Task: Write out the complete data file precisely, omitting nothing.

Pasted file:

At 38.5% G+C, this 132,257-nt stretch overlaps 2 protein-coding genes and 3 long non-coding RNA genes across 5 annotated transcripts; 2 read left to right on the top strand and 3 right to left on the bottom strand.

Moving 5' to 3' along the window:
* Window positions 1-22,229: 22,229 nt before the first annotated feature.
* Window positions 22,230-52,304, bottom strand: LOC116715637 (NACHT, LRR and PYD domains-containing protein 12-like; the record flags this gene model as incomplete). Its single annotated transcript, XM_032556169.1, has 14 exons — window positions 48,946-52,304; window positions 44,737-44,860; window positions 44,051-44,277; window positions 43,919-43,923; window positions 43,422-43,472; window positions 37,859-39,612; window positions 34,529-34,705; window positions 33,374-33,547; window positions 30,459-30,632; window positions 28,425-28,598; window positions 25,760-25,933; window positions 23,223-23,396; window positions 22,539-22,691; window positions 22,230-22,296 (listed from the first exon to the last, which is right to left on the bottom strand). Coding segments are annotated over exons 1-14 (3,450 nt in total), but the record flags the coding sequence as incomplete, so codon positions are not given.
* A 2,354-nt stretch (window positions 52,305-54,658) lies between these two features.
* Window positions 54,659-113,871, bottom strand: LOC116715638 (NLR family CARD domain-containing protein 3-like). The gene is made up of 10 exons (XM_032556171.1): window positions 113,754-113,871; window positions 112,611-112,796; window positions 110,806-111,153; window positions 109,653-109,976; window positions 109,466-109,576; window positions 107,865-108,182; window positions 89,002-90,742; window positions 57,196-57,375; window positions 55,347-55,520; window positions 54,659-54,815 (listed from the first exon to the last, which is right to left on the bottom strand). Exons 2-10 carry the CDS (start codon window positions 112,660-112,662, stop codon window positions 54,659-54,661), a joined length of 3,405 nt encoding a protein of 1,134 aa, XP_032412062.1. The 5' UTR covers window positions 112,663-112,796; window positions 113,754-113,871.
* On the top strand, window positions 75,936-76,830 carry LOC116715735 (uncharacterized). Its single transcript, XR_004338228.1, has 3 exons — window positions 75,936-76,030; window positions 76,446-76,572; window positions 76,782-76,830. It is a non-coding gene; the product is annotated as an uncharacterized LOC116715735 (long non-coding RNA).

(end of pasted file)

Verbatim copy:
At 38.5% G+C, this 132,257-nt stretch overlaps 2 protein-coding genes and 3 long non-coding RNA genes across 5 annotated transcripts; 2 read left to right on the top strand and 3 right to left on the bottom strand.

Moving 5' to 3' along the window:
* Window positions 1-22,229: 22,229 nt before the first annotated feature.
* Window positions 22,230-52,304, bottom strand: LOC116715637 (NACHT, LRR and PYD domains-containing protein 12-like; the record flags this gene model as incomplete). Its single annotated transcript, XM_032556169.1, has 14 exons — window positions 48,946-52,304; window positions 44,737-44,860; window positions 44,051-44,277; window positions 43,919-43,923; window positions 43,422-43,472; window positions 37,859-39,612; window positions 34,529-34,705; window positions 33,374-33,547; window positions 30,459-30,632; window positions 28,425-28,598; window positions 25,760-25,933; window positions 23,223-23,396; window positions 22,539-22,691; window positions 22,230-22,296 (listed from the first exon to the last, which is right to left on the bottom strand). Coding segments are annotated over exons 1-14 (3,450 nt in total), but the record flags the coding sequence as incomplete, so codon positions are not given.
* A 2,354-nt stretch (window positions 52,305-54,658) lies between these two features.
* Window positions 54,659-113,871, bottom strand: LOC116715638 (NLR family CARD domain-containing protein 3-like). The gene is made up of 10 exons (XM_032556171.1): window positions 113,754-113,871; window positions 112,611-112,796; window positions 110,806-111,153; window positions 109,653-109,976; window positions 109,466-109,576; window positions 107,865-108,182; window positions 89,002-90,742; window positions 57,196-57,375; window positions 55,347-55,520; window positions 54,659-54,815 (listed from the first exon to the last, which is right to left on the bottom strand). Exons 2-10 carry the CDS (start codon window positions 112,660-112,662, stop codon window positions 54,659-54,661), a joined length of 3,405 nt encoding a protein of 1,134 aa, XP_032412062.1. The 5' UTR covers window positions 112,663-112,796; window positions 113,754-113,871.
* On the top strand, window positions 75,936-76,830 carry LOC116715735 (uncharacterized). Its single transcript, XR_004338228.1, has 3 exons — window positions 75,936-76,030; window positions 76,446-76,572; window positions 76,782-76,830. It is a non-coding gene; the product is annotated as an uncharacterized LOC116715735 (long non-coding RNA).